Kate Anslinger / AWM contributor
Buying a new home can be a stressful and exciting time. It’s always scary to commit to such a large amount of money for many years to come, but it’s all worth it if you have a home you love. One of the best parts of moving is exploring the new home. If you live in an older neighborhood, then you certainly know what it’s like to discover old belongings left behind by previous owners. In some cases, you can even find secret closets and storage areas.
When Lisa Marie Camps, mom of four, moved into a new home she expected to make some great memories with her family, but she certainly never expected to discover a secret World War II bomb bunker.
It all started when Lisa noticed an unmarked manhole cover on the property, just a few weeks after moving in. The unmarked cover was hidden beneath the garden in the backyard. She immediately contacted local historians to assess the space and they soon found out that it led to a large air-raid shelter dating back to World War II.
The house, which is located in Mitcheldean, Gloucestershire, is close by the previous site of British Acoustic Films (BAF) which was a company that left London in 1941 to avoid the Blitz in the midst of the war.
While historians haven’t made a firm conclusion as to why the bunker is in this specific location, they believe that it may have been used as a shelter for BAF employees.
Gloucestershire County Council’s archaeology department shared the following statement:
“It looks as though the house was built after the air-raid shelter was put in for the British Acoustic Films Factory. Records show that the Eastern Avenue estate was built in 1949 so I am guessing the shelter was built for the factory workers and was too much hassle to remove when they built the houses. Given this, there is a distinct possibility that it will be larger than a domestic shelter and may, therefore, be more extensive than it looks.”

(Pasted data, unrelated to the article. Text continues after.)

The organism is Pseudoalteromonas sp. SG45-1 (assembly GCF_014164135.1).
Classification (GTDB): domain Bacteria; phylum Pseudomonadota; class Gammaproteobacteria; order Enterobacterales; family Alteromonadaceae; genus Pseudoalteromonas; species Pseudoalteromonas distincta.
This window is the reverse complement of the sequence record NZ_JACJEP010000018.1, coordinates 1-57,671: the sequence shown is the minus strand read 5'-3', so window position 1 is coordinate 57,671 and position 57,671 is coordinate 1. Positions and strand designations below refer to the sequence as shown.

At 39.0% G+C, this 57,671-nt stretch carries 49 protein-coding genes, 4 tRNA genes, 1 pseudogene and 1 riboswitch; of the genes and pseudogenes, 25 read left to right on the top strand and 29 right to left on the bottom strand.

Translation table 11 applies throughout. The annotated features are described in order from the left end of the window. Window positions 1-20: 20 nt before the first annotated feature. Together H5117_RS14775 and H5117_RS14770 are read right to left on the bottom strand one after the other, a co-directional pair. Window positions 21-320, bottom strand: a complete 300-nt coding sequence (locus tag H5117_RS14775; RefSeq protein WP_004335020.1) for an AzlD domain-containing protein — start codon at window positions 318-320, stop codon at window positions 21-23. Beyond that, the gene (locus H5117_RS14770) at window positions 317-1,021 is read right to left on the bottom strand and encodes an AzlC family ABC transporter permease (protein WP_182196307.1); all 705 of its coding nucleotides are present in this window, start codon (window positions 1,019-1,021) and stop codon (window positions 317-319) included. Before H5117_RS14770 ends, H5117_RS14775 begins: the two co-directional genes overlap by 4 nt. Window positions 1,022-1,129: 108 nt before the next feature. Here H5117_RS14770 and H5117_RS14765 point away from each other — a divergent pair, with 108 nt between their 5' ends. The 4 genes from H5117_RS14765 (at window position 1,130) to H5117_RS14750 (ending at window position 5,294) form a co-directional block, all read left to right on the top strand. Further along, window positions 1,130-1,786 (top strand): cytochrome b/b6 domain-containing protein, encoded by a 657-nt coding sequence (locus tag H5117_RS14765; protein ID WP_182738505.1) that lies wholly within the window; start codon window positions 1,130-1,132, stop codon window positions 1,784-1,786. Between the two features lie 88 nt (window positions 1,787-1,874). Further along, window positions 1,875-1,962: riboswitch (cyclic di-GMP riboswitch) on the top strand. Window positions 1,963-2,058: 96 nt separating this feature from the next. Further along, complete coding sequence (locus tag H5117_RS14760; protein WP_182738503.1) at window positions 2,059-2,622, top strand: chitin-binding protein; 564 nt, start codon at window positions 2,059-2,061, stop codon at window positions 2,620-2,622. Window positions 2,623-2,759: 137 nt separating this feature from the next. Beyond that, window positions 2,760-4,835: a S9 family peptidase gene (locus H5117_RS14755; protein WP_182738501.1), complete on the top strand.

Another theory is that the shelter may have been used by Britain’s Home Guard during the war. The Home Guard consisted of 1.5 million local volunteers who were unable to enter military service. They were basically seen as a “backup force” in the event that Nazi Germany and their allies invaded the United Kingdom.
“I don’t think we have absolute clarity about its use and purpose. It seems that it was possibly used by the Home Guard. But the many decades that have passed since the shelter was in service has left few clues as to its precise purpose,” Gerald Cooke, one of the local historians helping Lisa, said. “Some decades ago it appears that items were found in the shelter. It was in-filled and today we started to clear the rubble inside the building.”
Lisa does not want the space to go to waste and has plans of digging it out and showing the local kids this interesting piece of history. She’d love to turn in into a community venture and use it for teaching purposes.
“I love Second World War history and my mission now is to find out exactly why it’s here,” said Lisa.
Source : awm.com